Hensoldt South Africa is collaborating with BAE Systems on the development of the Striker II helmet-mounted display for the Royal Air Force’s Typhoon fleet.
In September, the UK Ministry of Defence announced it had awarded BAE Systems a £40 million contract for the new helmets, which will provide pilots with an all-digital night vision system and daylight readable colour display. Striker II displays data directly onto the pilot’s helmet visor, providing an augmented reality of the real world alongside mission critical information right before their eyes.
Building on a history of successful collaboration and the development of the Striker I, Hensoldt South Africa will supply the advanced optic sensors for the helmet and will be responsible for the development of its intelligent tracking system, the company said in a statement.
Developed at BAE Systems in Rochester, UK, the Striker II digital Helmet-Mounted Display (HMD) builds on the decades of combat-proven performance by the Striker HMD used on Typhoon and Gripen aircraft. The Striker I/II use an optical helmet tracking system developed by Denel Cumulus, now Hensoldt South Africa. The Cobra helmet adopted by Gripen users has the same system.
The Striker II supports the display of high-resolution sensor systems such as a distributed aperture systems, which allows pilots to see through the body of the aircraft. Using optical sensors embedded in the aircraft, Striker II immediately calculates the pilot’s exact head position and angle. This means no matter where the pilot is looking, Striker II displays accurate targeting information and symbology, with near zero latency.
According to Hensoldt, the Striker II offers the only full colour solution with integrated night vision available anywhere, with next-generation EBAPS (Electron Bombarded Active Pixel Sensor) night vision, optional 3D audio, and battle proven target tracking technology.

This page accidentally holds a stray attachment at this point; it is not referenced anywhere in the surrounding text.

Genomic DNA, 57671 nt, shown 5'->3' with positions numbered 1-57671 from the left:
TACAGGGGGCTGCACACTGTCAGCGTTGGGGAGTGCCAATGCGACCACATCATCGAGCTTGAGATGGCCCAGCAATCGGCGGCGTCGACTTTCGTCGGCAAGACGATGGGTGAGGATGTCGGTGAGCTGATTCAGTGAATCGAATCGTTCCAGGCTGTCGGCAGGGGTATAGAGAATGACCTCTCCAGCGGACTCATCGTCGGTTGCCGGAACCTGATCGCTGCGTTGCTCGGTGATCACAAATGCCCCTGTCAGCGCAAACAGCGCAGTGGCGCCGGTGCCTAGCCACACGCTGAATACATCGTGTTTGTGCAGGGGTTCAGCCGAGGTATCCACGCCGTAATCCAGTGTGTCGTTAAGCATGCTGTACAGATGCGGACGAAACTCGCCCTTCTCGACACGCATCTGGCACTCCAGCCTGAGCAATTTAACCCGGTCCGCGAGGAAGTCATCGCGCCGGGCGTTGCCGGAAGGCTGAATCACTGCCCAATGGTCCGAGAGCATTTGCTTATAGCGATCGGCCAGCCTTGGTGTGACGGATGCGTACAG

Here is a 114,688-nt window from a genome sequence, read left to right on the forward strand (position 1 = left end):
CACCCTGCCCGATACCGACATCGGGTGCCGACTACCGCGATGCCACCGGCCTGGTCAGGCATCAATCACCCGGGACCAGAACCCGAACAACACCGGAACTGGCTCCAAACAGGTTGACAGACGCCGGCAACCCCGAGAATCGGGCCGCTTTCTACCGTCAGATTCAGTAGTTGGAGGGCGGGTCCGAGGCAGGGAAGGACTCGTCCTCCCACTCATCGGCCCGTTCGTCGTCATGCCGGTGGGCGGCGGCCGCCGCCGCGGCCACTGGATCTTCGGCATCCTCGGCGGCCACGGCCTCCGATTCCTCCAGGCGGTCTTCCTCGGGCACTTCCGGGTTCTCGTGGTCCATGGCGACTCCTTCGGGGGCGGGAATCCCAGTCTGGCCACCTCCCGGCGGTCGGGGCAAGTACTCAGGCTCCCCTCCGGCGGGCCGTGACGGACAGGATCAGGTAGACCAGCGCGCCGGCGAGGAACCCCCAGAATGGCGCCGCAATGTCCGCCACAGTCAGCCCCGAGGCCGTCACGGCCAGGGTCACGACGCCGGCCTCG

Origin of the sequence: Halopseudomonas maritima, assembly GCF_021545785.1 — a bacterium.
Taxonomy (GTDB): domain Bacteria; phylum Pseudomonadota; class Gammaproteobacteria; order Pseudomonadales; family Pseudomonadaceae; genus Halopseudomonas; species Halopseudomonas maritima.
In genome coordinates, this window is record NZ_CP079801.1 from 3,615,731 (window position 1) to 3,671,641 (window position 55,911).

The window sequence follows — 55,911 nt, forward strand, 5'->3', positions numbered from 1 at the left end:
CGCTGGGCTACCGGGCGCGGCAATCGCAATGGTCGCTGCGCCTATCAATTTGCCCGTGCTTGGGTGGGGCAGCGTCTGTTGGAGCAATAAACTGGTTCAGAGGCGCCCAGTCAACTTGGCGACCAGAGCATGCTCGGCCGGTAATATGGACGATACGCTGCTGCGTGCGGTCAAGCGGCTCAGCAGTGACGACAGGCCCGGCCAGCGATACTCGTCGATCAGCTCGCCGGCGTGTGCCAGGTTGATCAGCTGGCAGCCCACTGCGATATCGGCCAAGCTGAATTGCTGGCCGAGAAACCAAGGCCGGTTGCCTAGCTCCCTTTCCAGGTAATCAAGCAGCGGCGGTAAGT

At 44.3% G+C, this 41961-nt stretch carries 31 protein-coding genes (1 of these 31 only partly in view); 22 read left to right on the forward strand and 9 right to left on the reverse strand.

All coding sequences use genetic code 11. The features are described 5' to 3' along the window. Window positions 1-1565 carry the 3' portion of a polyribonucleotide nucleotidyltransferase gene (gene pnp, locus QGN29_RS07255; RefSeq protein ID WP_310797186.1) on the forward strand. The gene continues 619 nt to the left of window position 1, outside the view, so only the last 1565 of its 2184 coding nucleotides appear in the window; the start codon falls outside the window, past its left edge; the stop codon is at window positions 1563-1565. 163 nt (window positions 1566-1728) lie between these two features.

Striker II transforms the pilot’s helmet visor into an augmented reality interface, overlaying mission-critical data onto the real-world environment. Hensoldt’s helmet tracking technology precisely identifies the pilot’s focal point, facilitating tasks like real-time data display on the helmet visor. This not only enhances situational awareness in the cockpit, but also addresses the need to mitigate sensory overload.
While Hensoldt South Africa’s advanced optic sensors will be used in the helmet, the company will also be developing the system’s inertial storage driver unit (ISDU), the electronic component that provides the helmet’s ‘intelligence’. This component employs sophisticated algorithms to convert data gathered from the helmet’s sensors, the aircraft, navigational data and information about the aircraft’s surroundings into intelligible symbology that is displayed on the pilot’s visor, Hensoldt SA said, adding, “this real-time situational awareness empowers pilots to make swift, informed decisions, elevating their tactical advantage.”
“Hensoldt is proud to bolster BAE Systems’ efforts to ensure that the Striker’s capabilities remain at the forefront of innovation,” said Deon Olivier, Chief Executive of Hensoldt’s Optronics’ business in South Africa.
Hensoldt South Africa said its involvement in the Royal Air Force project is set to generate substantial foreign direct investment, while simultaneously supporting highly skilled jobs at its Irene site in South Africa, where 400 people are employed. Operations at this site focus on the design, development, and manufacturing of optical, optronic, and precision-engineered products tailored for monitoring, identification, classification and targeting purposes.